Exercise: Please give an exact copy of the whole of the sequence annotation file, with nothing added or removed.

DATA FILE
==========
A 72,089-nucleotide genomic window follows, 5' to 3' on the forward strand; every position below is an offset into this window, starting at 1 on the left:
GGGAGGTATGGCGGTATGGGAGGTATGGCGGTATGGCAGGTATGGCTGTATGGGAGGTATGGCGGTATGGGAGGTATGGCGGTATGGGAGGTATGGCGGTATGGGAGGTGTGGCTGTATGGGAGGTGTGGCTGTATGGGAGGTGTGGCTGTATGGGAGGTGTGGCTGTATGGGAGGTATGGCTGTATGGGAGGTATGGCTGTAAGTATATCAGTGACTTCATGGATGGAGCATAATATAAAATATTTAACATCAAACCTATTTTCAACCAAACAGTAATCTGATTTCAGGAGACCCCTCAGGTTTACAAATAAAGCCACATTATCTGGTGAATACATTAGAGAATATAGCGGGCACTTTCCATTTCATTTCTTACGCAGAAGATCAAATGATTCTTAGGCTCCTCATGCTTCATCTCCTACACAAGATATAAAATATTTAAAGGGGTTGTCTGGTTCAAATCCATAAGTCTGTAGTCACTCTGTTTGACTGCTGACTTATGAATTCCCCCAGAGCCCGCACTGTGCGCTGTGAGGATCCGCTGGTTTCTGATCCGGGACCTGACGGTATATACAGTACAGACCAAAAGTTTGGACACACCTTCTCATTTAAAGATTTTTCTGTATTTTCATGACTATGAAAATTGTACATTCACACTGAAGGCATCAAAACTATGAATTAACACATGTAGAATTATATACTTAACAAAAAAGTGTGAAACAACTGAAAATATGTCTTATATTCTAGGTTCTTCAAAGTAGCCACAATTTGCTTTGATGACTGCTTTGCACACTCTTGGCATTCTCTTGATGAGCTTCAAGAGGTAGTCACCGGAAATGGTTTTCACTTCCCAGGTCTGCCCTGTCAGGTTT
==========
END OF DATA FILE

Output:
A 72,089-nucleotide genomic window follows, 5' to 3' on the forward strand; every position below is an offset into this window, starting at 1 on the left:
GGGAGGTATGGCGGTATGGGAGGTATGGCGGTATGGCAGGTATGGCTGTATGGGAGGTATGGCGGTATGGGAGGTATGGCGGTATGGGAGGTATGGCGGTATGGGAGGTGTGGCTGTATGGGAGGTGTGGCTGTATGGGAGGTGTGGCTGTATGGGAGGTGTGGCTGTATGGGAGGTATGGCTGTATGGGAGGTATGGCTGTAAGTATATCAGTGACTTCATGGATGGAGCATAATATAAAATATTTAACATCAAACCTATTTTCAACCAAACAGTAATCTGATTTCAGGAGACCCCTCAGGTTTACAAATAAAGCCACATTATCTGGTGAATACATTAGAGAATATAGCGGGCACTTTCCATTTCATTTCTTACGCAGAAGATCAAATGATTCTTAGGCTCCTCATGCTTCATCTCCTACACAAGATATAAAATATTTAAAGGGGTTGTCTGGTTCAAATCCATAAGTCTGTAGTCACTCTGTTTGACTGCTGACTTATGAATTCCCCCAGAGCCCGCACTGTGCGCTGTGAGGATCCGCTGGTTTCTGATCCGGGACCTGACGGTATATACAGTACAGACCAAAAGTTTGGACACACCTTCTCATTTAAAGATTTTTCTGTATTTTCATGACTATGAAAATTGTACATTCACACTGAAGGCATCAAAACTATGAATTAACACATGTAGAATTATATACTTAACAAAAAAGTGTGAAACAACTGAAAATATGTCTTATATTCTAGGTTCTTCAAAGTAGCCACAATTTGCTTTGATGACTGCTTTGCACACTCTTGGCATTCTCTTGATGAGCTTCAAGAGGTAGTCACCGGAAATGGTTTTCACTTCCCAGGTCTGCCCTGTCAGGTTT